The Roman Catholic Archbishop of Harare, Robert Ndlovu, has told the BBC that there are now at least a million orphans in Zimbabwe - with many facing sexual and physical abuse from their extended families. With numbers like that, you could despair of being able to do anything about the destitute and dangerous lives these orphans lead, and if you multiply that number by the number of similarly situated countries in Africa, much less the world, the effect can be numbing. And yet Russell Moore contends that if the church --- the whole church --- supported adoption and made it a priority, significant inroads could be made. Many orphans could come home.
Moore's recent book, Adopted for Life: The Priority of Adoption for Christian Families and Churches, is simply the best single book on adoption that has been published. He roots adoption in the context of the Gospel, clearly setting forth its biblical parallel in our own adoption by God. He says that "[a]doption would become a reality in our churches if our churches themselves saw our brotherhood and sisterhood in the church itself rather than in our fleshly identities." "When we adopt," he says, "and when we encourage a culture of adoption in our churches and communities, we're picturing something that's true about God. We, like Jesus, see what our Father is doing and do likewise (John 5:19). And what our Father is doing, it turns out, is fighting for orphans [that's you and me], making them sons and daughters." This could be dry theology, but it's not. It's warmed and made personal by being rooted in Moore's own practical experience in adopting two Russian orphans. That story in itself is compelling.
Beyond theology, the rich wisdom and practical advice Moore offers is tremendous. In one chapter he takes on all that couples should think about as they consider adoption. He deals gently and yet directly with the fears of those who believe they may be infertile, counseling against the notions that adoption is the "second-best option" or really just "long-term babysitting." He also deals with those who have existing families and are considering adoption. Can they love the child they adopt as much as the ones they birth? Sure, he says, "[y]our affection for the child and the permanence of your relationship will be as real to you as if you've birthed him or her yourself."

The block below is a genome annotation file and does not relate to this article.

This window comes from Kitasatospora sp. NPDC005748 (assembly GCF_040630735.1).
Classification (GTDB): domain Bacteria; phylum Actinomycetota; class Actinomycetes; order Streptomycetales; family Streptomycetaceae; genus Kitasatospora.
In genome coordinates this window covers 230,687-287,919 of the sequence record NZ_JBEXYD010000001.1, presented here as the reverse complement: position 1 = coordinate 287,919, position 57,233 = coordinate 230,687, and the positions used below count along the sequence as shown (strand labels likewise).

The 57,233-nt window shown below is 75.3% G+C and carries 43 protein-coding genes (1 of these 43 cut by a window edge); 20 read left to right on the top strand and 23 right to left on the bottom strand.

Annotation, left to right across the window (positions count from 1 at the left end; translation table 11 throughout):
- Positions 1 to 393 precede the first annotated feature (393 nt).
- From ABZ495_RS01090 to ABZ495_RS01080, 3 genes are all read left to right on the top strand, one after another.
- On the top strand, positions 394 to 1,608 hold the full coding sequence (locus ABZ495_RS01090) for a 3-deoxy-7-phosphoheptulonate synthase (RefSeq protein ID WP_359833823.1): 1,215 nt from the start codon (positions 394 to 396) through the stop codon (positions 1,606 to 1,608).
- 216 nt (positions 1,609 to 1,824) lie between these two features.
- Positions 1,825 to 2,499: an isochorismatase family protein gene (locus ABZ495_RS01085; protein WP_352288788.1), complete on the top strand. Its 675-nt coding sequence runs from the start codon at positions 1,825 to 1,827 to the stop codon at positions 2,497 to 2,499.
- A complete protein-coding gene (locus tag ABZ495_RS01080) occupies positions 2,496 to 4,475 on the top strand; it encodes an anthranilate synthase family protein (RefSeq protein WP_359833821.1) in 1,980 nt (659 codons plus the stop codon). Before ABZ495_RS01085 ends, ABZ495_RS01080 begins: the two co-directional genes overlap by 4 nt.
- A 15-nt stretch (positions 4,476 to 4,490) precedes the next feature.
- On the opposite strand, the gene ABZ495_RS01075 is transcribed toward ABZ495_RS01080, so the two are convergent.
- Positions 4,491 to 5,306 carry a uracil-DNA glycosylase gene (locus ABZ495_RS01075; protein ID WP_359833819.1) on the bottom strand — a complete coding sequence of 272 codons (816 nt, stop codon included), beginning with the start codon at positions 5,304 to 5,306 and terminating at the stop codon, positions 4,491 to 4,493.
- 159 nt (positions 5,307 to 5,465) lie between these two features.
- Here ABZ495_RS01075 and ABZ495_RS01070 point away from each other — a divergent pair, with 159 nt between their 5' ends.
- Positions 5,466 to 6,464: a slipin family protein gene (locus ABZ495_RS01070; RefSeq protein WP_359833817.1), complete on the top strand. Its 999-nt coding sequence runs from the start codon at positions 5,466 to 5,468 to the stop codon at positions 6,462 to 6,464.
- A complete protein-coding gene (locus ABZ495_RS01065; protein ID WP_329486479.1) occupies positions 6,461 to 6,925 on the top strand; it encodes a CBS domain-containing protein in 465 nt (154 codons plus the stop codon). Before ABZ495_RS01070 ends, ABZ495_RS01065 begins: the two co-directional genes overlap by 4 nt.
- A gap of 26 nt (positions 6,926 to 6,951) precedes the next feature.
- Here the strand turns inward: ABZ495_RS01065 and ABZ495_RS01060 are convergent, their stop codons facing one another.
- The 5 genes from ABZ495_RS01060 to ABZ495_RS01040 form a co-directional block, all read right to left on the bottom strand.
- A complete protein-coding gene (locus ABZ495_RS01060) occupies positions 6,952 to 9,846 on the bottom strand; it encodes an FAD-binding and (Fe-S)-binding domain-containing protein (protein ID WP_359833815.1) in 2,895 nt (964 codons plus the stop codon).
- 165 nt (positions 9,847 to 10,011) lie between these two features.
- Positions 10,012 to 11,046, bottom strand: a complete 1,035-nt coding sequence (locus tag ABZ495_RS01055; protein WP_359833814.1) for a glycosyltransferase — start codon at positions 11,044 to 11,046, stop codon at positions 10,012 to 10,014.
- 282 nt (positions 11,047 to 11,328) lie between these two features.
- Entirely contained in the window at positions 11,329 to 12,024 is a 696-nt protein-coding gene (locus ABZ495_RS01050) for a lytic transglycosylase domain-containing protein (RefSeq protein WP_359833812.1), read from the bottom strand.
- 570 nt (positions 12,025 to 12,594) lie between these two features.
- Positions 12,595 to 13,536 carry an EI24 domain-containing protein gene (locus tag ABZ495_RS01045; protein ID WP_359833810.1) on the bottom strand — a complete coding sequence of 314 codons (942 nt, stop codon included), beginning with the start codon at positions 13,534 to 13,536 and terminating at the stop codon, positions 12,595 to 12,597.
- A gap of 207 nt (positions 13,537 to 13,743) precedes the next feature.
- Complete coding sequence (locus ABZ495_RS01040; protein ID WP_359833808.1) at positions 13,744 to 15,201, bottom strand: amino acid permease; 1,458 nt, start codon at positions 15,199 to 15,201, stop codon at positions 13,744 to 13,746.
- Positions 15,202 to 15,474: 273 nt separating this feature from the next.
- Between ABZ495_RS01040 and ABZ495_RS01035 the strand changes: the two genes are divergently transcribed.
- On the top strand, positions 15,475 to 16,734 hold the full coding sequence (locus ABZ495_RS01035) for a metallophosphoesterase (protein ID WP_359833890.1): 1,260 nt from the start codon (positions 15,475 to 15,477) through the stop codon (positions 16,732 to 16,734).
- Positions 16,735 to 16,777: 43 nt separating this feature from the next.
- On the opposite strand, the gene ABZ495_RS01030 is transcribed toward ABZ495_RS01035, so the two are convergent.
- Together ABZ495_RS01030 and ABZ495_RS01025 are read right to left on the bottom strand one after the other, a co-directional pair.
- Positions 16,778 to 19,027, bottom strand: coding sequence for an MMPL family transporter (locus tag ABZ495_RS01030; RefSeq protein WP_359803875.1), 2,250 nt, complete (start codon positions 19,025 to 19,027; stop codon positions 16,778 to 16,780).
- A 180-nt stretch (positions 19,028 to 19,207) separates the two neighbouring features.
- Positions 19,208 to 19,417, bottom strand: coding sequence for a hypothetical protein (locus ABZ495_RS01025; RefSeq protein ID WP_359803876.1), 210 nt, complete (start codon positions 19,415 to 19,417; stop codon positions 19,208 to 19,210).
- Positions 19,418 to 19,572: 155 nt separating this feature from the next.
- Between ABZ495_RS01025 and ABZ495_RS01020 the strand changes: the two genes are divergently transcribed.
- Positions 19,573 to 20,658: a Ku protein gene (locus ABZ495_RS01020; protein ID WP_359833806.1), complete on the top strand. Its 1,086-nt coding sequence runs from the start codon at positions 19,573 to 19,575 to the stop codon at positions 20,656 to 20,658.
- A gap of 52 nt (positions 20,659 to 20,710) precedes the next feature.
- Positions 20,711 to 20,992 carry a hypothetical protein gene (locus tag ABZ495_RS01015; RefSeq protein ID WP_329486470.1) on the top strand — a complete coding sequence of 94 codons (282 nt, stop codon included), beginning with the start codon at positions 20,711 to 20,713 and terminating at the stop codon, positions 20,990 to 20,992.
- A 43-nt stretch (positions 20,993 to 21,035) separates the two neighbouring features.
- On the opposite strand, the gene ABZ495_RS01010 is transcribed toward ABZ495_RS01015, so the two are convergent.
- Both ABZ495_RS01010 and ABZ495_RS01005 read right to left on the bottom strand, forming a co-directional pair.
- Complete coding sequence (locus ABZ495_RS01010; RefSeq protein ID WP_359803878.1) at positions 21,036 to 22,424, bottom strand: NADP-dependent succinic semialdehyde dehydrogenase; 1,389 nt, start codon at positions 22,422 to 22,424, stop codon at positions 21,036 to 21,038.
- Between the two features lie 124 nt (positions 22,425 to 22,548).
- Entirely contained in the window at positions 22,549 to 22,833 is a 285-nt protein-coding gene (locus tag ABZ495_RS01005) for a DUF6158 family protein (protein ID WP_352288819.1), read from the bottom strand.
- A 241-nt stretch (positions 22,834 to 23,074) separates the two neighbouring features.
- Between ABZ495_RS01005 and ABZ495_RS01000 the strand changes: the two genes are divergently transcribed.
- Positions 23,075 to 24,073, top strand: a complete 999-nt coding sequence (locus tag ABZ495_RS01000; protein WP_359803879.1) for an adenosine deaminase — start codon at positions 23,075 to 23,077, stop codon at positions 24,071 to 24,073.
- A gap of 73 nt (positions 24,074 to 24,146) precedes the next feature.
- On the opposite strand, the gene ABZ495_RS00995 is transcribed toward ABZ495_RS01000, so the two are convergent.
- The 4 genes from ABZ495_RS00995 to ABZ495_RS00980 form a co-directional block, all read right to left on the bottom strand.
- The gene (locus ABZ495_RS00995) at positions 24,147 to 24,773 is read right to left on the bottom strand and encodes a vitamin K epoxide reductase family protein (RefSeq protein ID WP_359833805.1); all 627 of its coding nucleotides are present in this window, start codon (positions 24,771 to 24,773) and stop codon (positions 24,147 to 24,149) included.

Moving on, he considers and offers advice on all the practical aspects of the adoption process --- domestic or international, closed or open? He discusses all the paperwork that will be needed, anticipating questions all adoptive couples have, and addresses the sometimes daunting challenge of paying for lawyers, home studies, and birth expenses. It's all helpful and all relevant. He even talks about what to do while you're waiting for the call, a not insignificant part of the process, and what to do when the child comes. Finally, he addresses the difficult issues of race, health problems, and prejudice in entering the adoption process.
Most of this was not entirely new to me. I have read it elsewhere, though never with quite the winsome mix of biblical theology, grace, wisdom, and practical advice that Moore offers. However, one chapter should be mandatory reading for pastors and other church leaders. In "It Takes a Village to Adopt a Child: How Churches Can Encourage Adoption," the author makes a passionate call for creating an adoption culture in the church, encouraging pastors to preach in such a way as to allow people to "see the goodness and glory of adoption as an icon of the gospel they embrace." More than that, he encourages pastors to preach with specificity on adoption, making it a priority. For example, he encourages church leaders to highlight adoptions within the church and has practical suggestions about Mother's Day (a sensitive day for infertile couples), wedding ceremonies, small group ministry to adoptive couples, and financial assistance to adoptive couples. More than this, he encourages pastors to "proclaim the fatherhood of God and concretize in. . . preaching what this fatherhood looks like." He calls on churches to recognize adoption as a part of global mission, concluding that "it takes more than a village to adopt a child, at least for those of us in Christ. It takes a church."
I recommend Adopted for Life as an excellent resource to potential adoptive couples. More than that, though, it should be read by pastors, missionaries, mission ministry groups, and church leaders. If we cosmic orphans can come home, so can the millions of orphans in Zimbabwe --- one child at a time. It just takes a church that sees and does what the Father has done.